A reporter visited Tibet
in August to investigate the changes the region has seen in the
past 40 years and the dilemmas between economic development and
cultural preservation its people face, China Newsweek
reported on September 12.
Zhang Zongxian, editor-in-chief of Tibetan Local Records ·
Folk Customs, said that though folk customs change
comparatively slowly, some in Tibet have changed more quickly in
the past decade or so than in any previous period.
Drinking buttered tea has a history of hundreds of years in
Tibet. The traditional tool for making it used to be a long
circular cylinder, taking time and much effort. Now, they can only
be found in an exhibition hall and electric butter-mixers have
Nomadic life is another dying tradition. At the beginning of
1970s, a regional policy encouraging herdspeople to build houses
and settle down was abandoned after snowstorms killed their
Despite this, Zhang said many herdspeople have settled down,
though they are still involved in some pastoral activities. He said
the local government in Nyima County of Ngaqu Prefecture gave
herdspeople 50,000 yuan (US$6,180) each to move into houses on the
According to Zhang, the regional government has sent officials
to Beijing, Hong Kong and other cities who have returned with
ambitious aims for developing Tibet. "I am afraid of such opinions.
Many people come to Tibet for its unique culture. If it is the same
as elsewhere, why would they come here?" he asked.
Gyamco said some aspects of traditional culture have been
under protection or been revived by the stimulus of tourism.
China Tibetan Culture Research Center published a set of hardcover
Tripitaka priced at more than 10,000 yuan (US$1,236).
The 10 Collection Project is collecting folk stories, idioms,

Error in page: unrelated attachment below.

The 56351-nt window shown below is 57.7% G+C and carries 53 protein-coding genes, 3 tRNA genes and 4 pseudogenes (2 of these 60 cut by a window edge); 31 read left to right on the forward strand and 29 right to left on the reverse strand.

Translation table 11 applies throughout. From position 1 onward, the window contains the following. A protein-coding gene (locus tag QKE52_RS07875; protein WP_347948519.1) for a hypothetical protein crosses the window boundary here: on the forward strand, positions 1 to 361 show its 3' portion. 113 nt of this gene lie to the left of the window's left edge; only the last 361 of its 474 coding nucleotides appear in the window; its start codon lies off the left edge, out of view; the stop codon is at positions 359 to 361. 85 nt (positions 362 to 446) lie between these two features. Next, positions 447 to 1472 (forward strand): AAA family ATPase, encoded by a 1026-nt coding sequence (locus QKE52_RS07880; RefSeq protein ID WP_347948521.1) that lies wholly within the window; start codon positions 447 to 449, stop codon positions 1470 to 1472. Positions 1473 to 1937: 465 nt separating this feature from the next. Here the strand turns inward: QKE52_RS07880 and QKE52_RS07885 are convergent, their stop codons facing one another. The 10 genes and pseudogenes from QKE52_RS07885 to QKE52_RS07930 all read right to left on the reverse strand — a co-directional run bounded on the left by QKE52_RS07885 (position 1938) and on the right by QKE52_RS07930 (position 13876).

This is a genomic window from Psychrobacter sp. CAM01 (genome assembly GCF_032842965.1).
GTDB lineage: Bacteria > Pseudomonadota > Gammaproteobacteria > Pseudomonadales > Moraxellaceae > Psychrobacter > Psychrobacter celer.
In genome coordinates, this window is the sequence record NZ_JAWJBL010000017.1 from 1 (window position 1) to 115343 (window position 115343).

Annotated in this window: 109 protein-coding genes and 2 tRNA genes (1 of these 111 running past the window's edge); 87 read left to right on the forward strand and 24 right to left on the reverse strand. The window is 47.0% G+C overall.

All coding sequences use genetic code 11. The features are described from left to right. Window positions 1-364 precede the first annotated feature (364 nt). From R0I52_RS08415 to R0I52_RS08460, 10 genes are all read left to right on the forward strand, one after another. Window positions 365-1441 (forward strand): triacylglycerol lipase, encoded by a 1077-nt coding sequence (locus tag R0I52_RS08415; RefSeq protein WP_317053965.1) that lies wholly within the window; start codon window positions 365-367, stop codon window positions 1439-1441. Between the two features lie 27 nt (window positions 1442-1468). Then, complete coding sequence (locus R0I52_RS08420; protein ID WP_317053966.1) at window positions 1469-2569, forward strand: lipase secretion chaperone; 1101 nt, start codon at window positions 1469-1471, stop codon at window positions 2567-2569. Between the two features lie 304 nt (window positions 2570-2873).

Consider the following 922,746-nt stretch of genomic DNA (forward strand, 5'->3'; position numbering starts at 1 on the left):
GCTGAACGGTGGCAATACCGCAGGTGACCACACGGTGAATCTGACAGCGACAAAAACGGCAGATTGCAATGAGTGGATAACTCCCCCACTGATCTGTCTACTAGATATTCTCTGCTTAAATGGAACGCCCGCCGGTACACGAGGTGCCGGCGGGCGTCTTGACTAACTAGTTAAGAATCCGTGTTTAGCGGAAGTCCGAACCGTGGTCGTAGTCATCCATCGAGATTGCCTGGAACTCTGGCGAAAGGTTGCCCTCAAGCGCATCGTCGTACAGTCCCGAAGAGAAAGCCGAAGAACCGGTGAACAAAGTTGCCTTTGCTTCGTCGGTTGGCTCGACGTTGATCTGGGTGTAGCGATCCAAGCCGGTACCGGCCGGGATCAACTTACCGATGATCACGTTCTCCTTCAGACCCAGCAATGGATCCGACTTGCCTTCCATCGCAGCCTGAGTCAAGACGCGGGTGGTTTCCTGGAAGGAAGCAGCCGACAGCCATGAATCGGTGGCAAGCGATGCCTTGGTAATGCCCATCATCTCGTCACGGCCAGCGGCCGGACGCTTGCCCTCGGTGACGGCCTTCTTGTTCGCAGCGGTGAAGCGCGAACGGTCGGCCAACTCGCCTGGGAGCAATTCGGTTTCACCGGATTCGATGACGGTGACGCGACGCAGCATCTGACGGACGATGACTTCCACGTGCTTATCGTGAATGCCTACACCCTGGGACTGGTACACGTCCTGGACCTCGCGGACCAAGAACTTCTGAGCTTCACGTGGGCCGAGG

slang and ballads over ten years with investment of 330 million
yuan (US$40.8 million) and the involvement of more than 1,000
Tangkhas, three-dimensional paintings framed in silk brocade,
are auctioned and collected, and one early example was bought by an
American for US$6 million. More common ones cost US$3,000-4,000 on
the market, and more people are now drawing them.
reporter Li Jingyu visited Sera Monastery,
one of the three largest in Tibet, and met children learning
Mandarin there alongside Tibetan, one change intended to open up
opportunities for them in working and living across China as well
as in their own region.
Between September 21, 1985, when the first group of 1,300
Tibetan children were enrolled in special classes elsewhere in
China, and August 2005, the number of junior secondary school
students involved reached more than 29,000; that of secondary
technical school students, secondary normal school students, and
senior secondary school students 21,000; that of college students
and junior college students more than 6,500.
Gong Daxi, vice chairman of Tibet Autonomous Region, said that,
since 1965 when the region was established, bilingual education has
been comprehensively implemented. Usually, students study Tibetan
before third grade in primary school and afterwards study both
Tibetan and Mandarin.
In 1987, the regional government implemented a regulation on
studying, using and developing the Tibetan language. Later, it
issued a more detailed regulation stressing the importance of
studying the Tibetan language.
With the establishment of Mandarin as the common language of
China, a diversity of channels has opened for cultural exchange
between Tibet and elsewhere in the country.
(China.org.cn by Li Shen and Li Jingrong, September 25,